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Stabilization of Platinum Nanoparticles by Substitutional Boron Dopants in Carbon Supports

Chethan Acharya and Heath Turner. Chemical and Biological Engineering, University of Alabama, Box 870203, Tuscaloosa, AL 35487-0203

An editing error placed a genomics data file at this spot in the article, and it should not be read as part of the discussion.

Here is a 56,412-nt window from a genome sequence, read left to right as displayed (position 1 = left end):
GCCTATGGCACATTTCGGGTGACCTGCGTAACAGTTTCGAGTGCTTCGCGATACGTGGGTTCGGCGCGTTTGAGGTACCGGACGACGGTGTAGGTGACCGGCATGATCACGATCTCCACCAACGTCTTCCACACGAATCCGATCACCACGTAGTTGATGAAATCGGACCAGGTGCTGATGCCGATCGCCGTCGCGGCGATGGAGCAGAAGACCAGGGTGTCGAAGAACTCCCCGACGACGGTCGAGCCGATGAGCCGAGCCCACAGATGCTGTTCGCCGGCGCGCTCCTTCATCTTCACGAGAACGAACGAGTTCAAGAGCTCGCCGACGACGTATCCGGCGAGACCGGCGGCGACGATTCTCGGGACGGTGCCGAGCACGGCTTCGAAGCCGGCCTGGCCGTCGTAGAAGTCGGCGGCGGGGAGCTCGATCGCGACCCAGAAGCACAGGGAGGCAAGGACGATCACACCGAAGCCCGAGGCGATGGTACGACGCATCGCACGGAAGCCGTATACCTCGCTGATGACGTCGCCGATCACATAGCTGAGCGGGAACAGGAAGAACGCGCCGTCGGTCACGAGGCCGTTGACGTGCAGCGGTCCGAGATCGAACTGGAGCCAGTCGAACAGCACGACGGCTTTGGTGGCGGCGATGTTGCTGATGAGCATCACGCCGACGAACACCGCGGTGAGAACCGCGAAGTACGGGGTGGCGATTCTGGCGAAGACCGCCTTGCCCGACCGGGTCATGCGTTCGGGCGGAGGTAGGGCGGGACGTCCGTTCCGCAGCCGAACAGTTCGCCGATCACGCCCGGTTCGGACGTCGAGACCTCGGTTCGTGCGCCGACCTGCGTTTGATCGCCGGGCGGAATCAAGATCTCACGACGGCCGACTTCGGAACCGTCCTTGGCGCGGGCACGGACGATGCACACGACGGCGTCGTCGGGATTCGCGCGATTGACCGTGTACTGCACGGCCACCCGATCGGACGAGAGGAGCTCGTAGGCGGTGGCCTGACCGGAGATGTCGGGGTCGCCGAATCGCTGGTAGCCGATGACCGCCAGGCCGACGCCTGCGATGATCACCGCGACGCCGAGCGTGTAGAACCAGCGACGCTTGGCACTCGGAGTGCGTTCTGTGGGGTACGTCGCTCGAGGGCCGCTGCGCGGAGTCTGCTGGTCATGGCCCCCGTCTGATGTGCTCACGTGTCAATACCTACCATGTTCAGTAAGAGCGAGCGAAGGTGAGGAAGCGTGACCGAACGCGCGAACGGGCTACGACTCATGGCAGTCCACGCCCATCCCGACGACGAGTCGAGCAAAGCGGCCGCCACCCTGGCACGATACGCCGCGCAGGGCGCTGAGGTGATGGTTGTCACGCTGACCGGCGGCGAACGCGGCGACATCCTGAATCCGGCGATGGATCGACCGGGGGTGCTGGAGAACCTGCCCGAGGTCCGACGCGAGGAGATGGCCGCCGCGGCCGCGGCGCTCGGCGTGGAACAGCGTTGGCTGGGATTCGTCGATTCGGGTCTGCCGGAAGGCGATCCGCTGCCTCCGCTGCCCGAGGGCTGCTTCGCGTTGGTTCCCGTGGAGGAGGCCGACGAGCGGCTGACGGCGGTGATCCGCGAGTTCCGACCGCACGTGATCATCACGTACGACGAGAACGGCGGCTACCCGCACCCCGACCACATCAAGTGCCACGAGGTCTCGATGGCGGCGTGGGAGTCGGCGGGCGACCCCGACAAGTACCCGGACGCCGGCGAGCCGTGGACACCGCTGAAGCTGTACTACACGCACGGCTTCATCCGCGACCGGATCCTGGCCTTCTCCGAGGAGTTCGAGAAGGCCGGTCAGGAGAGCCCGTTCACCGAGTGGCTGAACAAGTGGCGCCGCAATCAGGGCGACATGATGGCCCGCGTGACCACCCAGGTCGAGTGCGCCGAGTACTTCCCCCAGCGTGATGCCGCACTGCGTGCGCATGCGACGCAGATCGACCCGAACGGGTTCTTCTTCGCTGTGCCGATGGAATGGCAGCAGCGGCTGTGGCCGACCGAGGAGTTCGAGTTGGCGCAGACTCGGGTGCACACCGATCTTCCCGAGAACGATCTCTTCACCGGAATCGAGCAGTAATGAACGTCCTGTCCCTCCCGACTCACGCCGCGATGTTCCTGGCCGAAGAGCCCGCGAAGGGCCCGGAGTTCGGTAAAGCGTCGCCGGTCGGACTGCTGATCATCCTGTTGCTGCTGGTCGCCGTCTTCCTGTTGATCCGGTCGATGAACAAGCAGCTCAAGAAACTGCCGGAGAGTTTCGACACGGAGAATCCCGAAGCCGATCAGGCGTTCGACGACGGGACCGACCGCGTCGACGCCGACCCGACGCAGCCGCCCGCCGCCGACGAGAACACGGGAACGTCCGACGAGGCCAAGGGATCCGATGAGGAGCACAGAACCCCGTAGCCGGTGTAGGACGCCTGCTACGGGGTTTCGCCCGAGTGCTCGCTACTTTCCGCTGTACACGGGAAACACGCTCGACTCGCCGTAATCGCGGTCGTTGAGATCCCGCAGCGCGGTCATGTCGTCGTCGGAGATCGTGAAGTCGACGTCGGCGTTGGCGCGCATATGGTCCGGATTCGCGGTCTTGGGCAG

A common anode catalyst used in a proton exchange membrane (PEM) fuel cell is platinum on a carbon support. The performance of the fuel cell can be enhanced by well-dispersed, stable platinum nanoparticles. One of the causes for the loss of activity in a fuel cell (as well as in other catalytic processes) is the growth, or sintering, of the nanoparticles. We suggest that the structural stability of nm-sized platinum catalyst particles can be enhanced by increasing the interaction of the nanoparticles with the carbon support, relative to the Pt-Pt interactions. In an effort to increase the interaction between the metal and the support, carbon substituted Group III (B and Al), IV (Si), and V (N and P) dopants were introduced in graphite, and the influence of the dopants on the Pt-carbon interaction was investigated using first-principles density functional theory (DFT) calculations. Among the dopants considered, boron significantly increased the interaction of the Pt1 atom with the graphite support when compared to the pristine graphite sheet without affecting the structural integrity of the support. To see if the boron dopant increased the binding energy of larger Pt clusters, Pt2 to Pt6 atoms were adsorbed on various boron-doped graphite models and a similar phenomenon was observed. To avoid the possible effects of the edges on the calculations involving the graphite models, a fullerene structure was also chosen as a model for the carbon support. Pt1 to Pt5 clusters were adsorbed on pristine and boron-doped fullerene models and the results obtained with the fullerene supports were consistent with the results obtained from the graphite model, which was a higher binding energy of the Pt atoms in the presence of the boron dopant. To see if the boron doping increased the binding energy of other metals, Ru and Au atoms were adsorbed on the fullerene models. The effect of boron doping was more predominant with the Ru and Au atoms, with an increase in their binding energies of ~40 kcal/mol, relative to their adsorption on the pristine fullerene model. The adsorption enhancements that we predict may potentially be used to stabilize catalyst nanoparticles on carbon supports, and experiments are currently underway to test this possibility. We are currently expanding our computational work to incorporate periodic graphite models, and we are also exploring the impact of the boron doping procedure on the catalytic properties of our systems. We plan to present the stability enhancement phenomenon that we have predicted with our calculations, as well as the rationale for this unusual behavior.